Volume XIV | Issue 1 | Spring 2014
The Oregon coast is at risk for a tsunami when the Cascadia Subduction Zone ruptures. Photo: Adam P. Fagen

Experts warn that we need to prepare now

Socio-economic resilience is key to recovery after a disaster strikes

No one likes to think that he or she will ever experience a catastrophic event — a natural or manmade disaster that puts lives and communities at risk. Yet we’ve seen it happen again and again — Superstorm Sandy, Hurricane Katrina, the tsunami in Japan, the earthquake in Haiti. Closer to home, we’ve had forest fires in Southern and Central Oregon, train derailments in Eastern Oregon, flooding at the coast and, decades ago, an explosion in Roseburg when a truck loaded with fertilizer and dynamite caught fire.

A major earthquake may happen in the next 50 years

The reality is that catastrophic events can happen anywhere, at any time. When we talk about a regional disaster in the Northwest, the first thing that comes to mind is a major earthquake. It’s not just a distant possibility. Scientists warn that the next rupture of the Cascadia Subduction Zone, located just off the Pacific coast, may happen in the next 50 years. And it could be devastating — a 9.0 earthquake and resulting tsunami would wreak devastation from the coast to the Cascades. 

We don’t know how or when disaster will strike, but we do know that we need to start getting ready now. The Ford Family Foundation is joining this effort as it embarks on a project to explore socio-economic resilience in rural communities in Oregon and Northern California. 

Socio-economic issues — social and financial realities that make up quality of life — are deeply affected by disasters of all kinds. If we are to have healthy communities, we also must have the ability to deal with disasters if they strike. We call that ability “resilience,” and it’s all about making people, communities and systems better prepared to withstand catastrophic events of all kinds. It’s about being able to bounce back more quickly — sometimes even stronger.  

This issue of Community Vitality explores a host of issues relating to community resilience. We look at what Oregon is doing to prepare for a potential earthquake and an article on what neighborhoods are doing to build resilience. We also talk with a Ford Opportunity Scholar about her work in Haiti, and to a high school student about her efforts to set up a teen Community Emergency Response Team in her town.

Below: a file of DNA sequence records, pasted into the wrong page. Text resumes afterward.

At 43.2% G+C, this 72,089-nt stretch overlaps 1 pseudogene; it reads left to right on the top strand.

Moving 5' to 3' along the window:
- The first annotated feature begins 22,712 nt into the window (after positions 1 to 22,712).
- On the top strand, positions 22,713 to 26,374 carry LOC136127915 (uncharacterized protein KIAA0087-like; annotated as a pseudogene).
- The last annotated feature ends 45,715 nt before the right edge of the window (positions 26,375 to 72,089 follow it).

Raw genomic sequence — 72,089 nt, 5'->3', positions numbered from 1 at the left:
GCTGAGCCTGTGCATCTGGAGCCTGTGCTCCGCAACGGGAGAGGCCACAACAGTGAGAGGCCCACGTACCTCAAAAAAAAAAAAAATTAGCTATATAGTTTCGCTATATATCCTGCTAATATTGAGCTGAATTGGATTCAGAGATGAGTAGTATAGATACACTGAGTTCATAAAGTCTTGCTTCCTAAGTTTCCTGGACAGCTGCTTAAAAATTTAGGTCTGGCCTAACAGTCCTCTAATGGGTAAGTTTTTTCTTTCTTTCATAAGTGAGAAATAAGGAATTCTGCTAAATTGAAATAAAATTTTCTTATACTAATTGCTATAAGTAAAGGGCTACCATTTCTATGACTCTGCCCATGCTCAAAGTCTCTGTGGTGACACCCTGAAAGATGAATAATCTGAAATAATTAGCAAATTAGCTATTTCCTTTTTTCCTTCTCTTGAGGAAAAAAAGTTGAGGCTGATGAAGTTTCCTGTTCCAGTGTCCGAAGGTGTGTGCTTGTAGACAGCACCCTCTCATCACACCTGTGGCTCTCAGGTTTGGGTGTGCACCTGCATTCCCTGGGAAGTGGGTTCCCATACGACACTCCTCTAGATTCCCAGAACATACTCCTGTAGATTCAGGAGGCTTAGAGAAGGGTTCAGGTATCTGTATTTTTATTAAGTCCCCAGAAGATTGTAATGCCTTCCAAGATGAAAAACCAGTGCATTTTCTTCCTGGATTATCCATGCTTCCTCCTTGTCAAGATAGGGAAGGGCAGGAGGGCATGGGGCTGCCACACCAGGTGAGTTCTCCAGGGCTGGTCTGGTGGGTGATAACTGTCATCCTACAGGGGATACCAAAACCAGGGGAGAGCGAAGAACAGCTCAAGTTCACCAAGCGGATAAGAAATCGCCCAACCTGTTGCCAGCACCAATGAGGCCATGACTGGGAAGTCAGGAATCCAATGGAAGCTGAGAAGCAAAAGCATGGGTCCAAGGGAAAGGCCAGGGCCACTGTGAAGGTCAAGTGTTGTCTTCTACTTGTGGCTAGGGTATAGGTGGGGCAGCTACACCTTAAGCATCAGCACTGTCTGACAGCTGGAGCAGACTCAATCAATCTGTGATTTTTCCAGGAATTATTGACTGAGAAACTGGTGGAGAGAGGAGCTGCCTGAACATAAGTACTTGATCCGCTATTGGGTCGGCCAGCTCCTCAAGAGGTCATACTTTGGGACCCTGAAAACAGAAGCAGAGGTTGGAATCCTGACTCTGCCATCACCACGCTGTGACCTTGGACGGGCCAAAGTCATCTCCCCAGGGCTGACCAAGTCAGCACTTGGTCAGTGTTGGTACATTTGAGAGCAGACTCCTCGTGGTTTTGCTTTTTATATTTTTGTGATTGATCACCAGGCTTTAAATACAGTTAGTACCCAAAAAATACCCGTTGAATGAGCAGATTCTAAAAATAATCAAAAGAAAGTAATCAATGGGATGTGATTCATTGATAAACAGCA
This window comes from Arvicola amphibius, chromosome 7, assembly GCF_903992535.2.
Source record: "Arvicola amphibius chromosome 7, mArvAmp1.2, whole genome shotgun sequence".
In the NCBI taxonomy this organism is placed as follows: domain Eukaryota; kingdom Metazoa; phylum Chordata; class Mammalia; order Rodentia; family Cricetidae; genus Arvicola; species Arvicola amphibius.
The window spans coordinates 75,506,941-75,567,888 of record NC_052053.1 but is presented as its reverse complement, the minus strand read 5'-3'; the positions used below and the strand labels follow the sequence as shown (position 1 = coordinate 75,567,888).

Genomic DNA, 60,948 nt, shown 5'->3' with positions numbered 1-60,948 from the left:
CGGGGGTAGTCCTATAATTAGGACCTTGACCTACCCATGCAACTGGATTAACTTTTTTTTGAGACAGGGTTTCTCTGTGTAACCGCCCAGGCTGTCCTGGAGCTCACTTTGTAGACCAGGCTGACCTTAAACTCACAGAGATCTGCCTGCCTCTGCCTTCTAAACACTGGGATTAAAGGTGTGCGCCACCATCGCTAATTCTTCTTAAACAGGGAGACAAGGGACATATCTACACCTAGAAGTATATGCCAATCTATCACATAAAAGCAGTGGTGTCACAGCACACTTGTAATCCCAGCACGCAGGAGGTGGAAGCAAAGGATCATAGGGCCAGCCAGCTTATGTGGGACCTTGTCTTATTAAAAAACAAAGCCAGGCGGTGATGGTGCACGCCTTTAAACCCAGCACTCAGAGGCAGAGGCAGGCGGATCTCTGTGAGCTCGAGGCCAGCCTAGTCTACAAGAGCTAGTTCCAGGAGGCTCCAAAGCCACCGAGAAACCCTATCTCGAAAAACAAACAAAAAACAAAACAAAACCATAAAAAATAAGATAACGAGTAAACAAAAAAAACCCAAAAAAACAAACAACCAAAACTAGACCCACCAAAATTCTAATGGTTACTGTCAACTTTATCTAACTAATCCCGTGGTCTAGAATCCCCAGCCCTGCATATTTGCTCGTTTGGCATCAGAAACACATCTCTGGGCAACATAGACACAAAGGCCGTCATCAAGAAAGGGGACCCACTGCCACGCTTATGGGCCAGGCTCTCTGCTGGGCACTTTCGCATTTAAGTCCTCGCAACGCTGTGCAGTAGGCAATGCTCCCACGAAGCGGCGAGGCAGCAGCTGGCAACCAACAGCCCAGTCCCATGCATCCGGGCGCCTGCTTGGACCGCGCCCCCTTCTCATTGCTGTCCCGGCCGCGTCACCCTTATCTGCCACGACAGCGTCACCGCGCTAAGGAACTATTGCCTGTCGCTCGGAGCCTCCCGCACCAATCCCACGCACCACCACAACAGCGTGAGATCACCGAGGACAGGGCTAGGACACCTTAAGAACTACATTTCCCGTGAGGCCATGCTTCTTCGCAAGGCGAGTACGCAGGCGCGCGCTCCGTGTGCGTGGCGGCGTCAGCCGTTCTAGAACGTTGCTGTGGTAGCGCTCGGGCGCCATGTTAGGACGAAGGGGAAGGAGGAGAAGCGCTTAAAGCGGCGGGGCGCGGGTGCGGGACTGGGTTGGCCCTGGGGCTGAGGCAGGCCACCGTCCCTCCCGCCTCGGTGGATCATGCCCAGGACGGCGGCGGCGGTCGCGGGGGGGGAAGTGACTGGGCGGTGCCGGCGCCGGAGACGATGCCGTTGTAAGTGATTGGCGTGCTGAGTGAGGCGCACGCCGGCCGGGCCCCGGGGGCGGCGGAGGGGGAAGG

Particularly vulnerable

These kinds of efforts are of vital importance. Although rural communities are used to depending on themselves to some extent, they are particularly vulnerable to large-scale disasters because of fewer resources and access to help during the recovery process. 

Communities are perhaps the most important element in a successful recovery from disaster. A survey from the Oregon Partnership for Disaster Resilience found that Oregon residents have more confidence in local efforts to support resilience than national or state-level efforts. This perception seems to be borne out in the wake of actual disasters. In the aftermath of Superstorm Sandy, for example, 31% of the people affected reached out to nearby friends, family and neighbors for help, according to a recent poll from the AP and the University of Chicago. Only 17% reached out to government programs.

Economic development and physical infrastructure, of course, play a big role in recovery efforts, according to the same report. But interestingly, recovery rates after Superstorm Sandy often differed in adjacent neighborhoods — even though they had similar economic and structural resources. The difference? Social resources. Community bonds. Trust. This connectedness could be drawn on, resulting in a faster recovery.

But still, economic resilience is crucial; Oregon respondents to the disaster resilience survey ranked medical services, utilities, and grocery/drug stores as critically important both before and after a catastrophic event. They also expressed concern regarding current conditions of those services. If economic resilience is already at risk, the aftermath of a catastrophic event becomes even more dire.

Earthquake. Fire. Chemical spill. Train derailment. It is up to us to plan for these events now, so our communities will be in a better position to deal with them should they happen. It’s time for us to start figuring out what we can do to prepare. By building resilience, we can prevent disasters from becoming community catastrophes. 

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